Dear Reader,

After a long hiatus, I have returned to blogging.  I’m taking a bit of a 'The boss wants me to create a computer algorithm that can convert hindsight into foresight.'departure from writing about technical issues for the average reader and focusing on a more technical subject in this post.  As a part of my studies at the University of Rhode Island for my BS in Computer Science, I’m taking CSC 440: Design and Analysis of Algorithms, an advanced programming class about how to make efficient use of the hardware resources in computers.  The teacher has chosen Python so he can provide frameworks to work in for projects.  The exercise for the student (me and my classmates) is in choosing / setting up a dev environment to work in.

So far, none of my coursework required me to code in Python so I emailed my teacher for advice.  His recommendation is to code from the command line.  Further, he said that Python release 2.7.14 was the most stable and least likely to case me issues while doing coursework.  Since Windows does not natively support Linux and Python, I knew I would have to do a bit of configuration work.

The last time I used Linux on a PC was about ten years ago – the days of Windows XP and Windows Vista using a virtual machine environment or a dual boot setup.  I quickly discovered the shiny new toy that Microsoft has created!  Googling Windows 10 and Linux led me to the Windows Subsystem for Linux.  “The Windows Subsystem for Linux lets developers run Linux environments — including most command-line tools, utilities, and applications — directly on Windows, unmodified, without the overhead of a virtual machine.”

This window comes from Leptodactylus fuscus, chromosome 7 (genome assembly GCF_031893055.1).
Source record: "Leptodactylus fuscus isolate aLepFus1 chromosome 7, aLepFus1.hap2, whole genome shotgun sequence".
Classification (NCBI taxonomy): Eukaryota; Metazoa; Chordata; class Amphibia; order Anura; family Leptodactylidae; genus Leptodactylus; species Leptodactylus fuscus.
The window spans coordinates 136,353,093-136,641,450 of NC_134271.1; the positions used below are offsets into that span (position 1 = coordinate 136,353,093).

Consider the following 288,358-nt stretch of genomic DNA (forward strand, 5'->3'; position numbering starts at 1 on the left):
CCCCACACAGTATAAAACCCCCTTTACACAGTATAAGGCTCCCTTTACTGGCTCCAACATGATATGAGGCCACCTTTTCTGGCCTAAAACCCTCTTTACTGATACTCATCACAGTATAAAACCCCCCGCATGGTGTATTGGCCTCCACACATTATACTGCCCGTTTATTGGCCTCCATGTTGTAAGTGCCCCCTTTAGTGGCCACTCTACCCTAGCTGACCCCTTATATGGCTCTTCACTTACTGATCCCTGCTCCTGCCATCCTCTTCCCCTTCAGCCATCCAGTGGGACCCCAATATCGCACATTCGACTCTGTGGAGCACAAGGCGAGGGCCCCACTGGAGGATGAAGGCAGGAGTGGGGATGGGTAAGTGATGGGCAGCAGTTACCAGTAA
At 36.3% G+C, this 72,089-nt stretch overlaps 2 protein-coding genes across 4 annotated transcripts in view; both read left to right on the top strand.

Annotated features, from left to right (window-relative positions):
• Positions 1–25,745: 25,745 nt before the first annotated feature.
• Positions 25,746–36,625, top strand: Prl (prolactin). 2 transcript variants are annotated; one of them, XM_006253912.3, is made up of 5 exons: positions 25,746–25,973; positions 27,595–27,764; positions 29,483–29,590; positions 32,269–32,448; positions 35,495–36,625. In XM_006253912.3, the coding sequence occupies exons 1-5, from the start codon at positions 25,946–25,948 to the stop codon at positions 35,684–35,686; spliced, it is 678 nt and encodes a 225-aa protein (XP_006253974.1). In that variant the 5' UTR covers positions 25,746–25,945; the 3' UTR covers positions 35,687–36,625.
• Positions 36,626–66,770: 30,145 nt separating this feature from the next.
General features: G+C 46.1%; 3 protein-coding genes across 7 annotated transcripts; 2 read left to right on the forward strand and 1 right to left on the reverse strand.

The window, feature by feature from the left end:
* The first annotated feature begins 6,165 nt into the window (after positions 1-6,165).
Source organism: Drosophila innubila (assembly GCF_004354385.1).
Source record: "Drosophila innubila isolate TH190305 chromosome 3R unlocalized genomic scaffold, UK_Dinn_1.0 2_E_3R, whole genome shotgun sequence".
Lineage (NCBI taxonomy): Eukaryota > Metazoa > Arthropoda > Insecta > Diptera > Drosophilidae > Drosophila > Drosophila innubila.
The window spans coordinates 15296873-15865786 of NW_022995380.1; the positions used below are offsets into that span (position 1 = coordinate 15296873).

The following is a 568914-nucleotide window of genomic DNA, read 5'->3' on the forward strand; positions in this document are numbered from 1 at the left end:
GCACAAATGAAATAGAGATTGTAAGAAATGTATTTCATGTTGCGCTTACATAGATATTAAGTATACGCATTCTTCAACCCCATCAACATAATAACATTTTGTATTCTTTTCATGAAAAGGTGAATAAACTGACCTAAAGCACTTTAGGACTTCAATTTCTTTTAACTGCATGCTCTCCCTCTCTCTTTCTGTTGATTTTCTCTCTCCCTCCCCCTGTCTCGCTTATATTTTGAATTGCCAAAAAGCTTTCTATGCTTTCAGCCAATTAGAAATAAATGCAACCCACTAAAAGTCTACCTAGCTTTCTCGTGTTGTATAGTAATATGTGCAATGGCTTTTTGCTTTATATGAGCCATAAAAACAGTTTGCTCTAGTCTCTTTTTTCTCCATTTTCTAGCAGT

So the question remained: should I use the Windows Subsystem or install Python and run it in Windows directly?  My first instinct was to run on Windows without the Linux subsystem.  Why create the added overhead and more complexity if it was not necessary?  I researched a bit further by googling Windows 10, Python and had more emails with my teacher.  The collective vote among URI faculty was to utilize the subsystem.   My teacher felt that the subsystem would be configured to run Python and would work much better.  He said that Python didn’t download to Windows very well.